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Realizing that it's asking customers to make a radical shift, Pano has come up with some interesting pricing models. You can, for example, buy the device and software for $20 per month or $180 per year with support. There's a $300 perpetual license available as well with support available at $60 per year. Those prices include VMware's Server software and VirtualCenter 1.4.

There are also different pricing models for mid-sized companies with around 50 devices and virtual desktops and large companies with hundreds of systems that will need VMware's high-end ESX Server. Pano expects large corporate service providers to view its device as a gateway to adding virtual client management as an option to their regular data center management spread.

While initially a corporate play, Pano hopes to attract consumer interest in its device by teaming with service providers that would charge a subscription for a network connection and desktop maintenance.

As with all thin client and blade PC vendors, Pano claims an overall management cost savings by moving to this type of arrangement. Customers often spend a $700 per PC for employees and thousands of dollars dealing with security, maintenance and upgrade issues. By moving the PC to the data center, an administrator can handle most of those tasks centrally.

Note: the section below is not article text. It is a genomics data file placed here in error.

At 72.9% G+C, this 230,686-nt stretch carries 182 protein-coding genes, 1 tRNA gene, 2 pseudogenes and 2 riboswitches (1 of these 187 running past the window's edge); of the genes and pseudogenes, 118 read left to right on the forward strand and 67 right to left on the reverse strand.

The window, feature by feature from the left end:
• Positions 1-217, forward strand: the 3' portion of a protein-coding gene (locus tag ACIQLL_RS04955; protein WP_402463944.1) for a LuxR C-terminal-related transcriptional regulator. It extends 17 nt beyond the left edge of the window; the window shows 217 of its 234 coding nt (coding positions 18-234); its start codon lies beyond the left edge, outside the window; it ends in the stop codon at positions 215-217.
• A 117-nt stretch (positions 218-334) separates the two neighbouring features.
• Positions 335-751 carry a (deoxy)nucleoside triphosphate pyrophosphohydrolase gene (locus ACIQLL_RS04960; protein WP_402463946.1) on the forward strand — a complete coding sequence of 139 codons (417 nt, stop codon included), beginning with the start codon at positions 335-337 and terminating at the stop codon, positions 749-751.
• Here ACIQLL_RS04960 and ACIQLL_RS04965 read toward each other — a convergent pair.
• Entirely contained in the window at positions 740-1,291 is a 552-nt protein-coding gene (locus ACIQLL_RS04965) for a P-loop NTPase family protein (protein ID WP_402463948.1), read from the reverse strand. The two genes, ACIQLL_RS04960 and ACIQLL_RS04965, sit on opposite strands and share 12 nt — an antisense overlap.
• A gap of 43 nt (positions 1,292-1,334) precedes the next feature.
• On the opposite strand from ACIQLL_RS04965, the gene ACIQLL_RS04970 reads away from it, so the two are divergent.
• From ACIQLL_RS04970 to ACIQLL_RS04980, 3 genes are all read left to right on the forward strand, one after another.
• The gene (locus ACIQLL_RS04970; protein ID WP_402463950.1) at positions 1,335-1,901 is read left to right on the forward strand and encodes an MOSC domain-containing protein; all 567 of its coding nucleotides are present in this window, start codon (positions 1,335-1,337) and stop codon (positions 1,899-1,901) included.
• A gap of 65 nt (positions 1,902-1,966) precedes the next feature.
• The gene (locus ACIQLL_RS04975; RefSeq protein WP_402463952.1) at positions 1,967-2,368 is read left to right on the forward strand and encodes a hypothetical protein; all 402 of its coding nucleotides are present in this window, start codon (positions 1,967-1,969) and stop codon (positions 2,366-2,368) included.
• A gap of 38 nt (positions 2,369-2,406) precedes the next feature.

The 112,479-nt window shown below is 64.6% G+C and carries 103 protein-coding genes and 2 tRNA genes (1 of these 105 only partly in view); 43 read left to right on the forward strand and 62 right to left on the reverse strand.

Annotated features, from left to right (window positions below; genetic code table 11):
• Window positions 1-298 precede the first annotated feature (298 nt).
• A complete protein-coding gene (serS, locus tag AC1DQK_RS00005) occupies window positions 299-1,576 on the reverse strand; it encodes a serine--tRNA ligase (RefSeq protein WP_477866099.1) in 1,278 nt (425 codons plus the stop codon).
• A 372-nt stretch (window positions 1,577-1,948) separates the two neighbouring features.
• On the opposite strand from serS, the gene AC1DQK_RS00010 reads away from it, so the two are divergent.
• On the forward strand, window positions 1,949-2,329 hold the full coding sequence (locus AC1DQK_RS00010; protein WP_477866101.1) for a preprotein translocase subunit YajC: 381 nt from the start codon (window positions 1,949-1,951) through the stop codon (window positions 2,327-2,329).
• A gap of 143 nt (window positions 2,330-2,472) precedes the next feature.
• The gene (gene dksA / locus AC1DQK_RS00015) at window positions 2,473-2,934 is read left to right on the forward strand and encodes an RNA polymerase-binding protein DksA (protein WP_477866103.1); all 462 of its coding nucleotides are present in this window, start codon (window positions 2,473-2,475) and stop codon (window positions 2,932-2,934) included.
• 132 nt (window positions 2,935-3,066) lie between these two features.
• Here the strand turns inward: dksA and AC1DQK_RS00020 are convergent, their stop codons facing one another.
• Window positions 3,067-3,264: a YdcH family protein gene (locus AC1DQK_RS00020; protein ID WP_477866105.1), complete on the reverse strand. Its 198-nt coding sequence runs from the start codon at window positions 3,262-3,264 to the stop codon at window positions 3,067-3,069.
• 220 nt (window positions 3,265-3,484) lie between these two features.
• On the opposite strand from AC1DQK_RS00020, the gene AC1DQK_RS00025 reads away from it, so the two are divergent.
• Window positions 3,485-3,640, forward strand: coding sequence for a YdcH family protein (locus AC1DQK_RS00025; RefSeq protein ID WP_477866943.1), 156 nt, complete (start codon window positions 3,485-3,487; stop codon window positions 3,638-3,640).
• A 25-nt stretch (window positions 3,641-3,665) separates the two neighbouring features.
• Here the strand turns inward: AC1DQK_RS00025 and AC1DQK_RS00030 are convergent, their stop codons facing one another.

Pano's pitch seems just as strong to us as the other thin client and blade PC vendors out there. Unlike the Teradici camp, which offers top performance via desk side and server room silicon, Pano gives you a virtual desktop. So, you're saving money and probably getting a good enough experience in most cases. In addition, Pano has a much reduced desktop software burden when compared to most vendors, although we have seen other software-free set-ups.

The company's success will seem to hinge on how well its virtualization software works and how many sophisticated tools Pano can add to match rivals such as VMware and Citrix that own core virtualization technology and have eyes for the PC as well.

You'll find Pano here. ®

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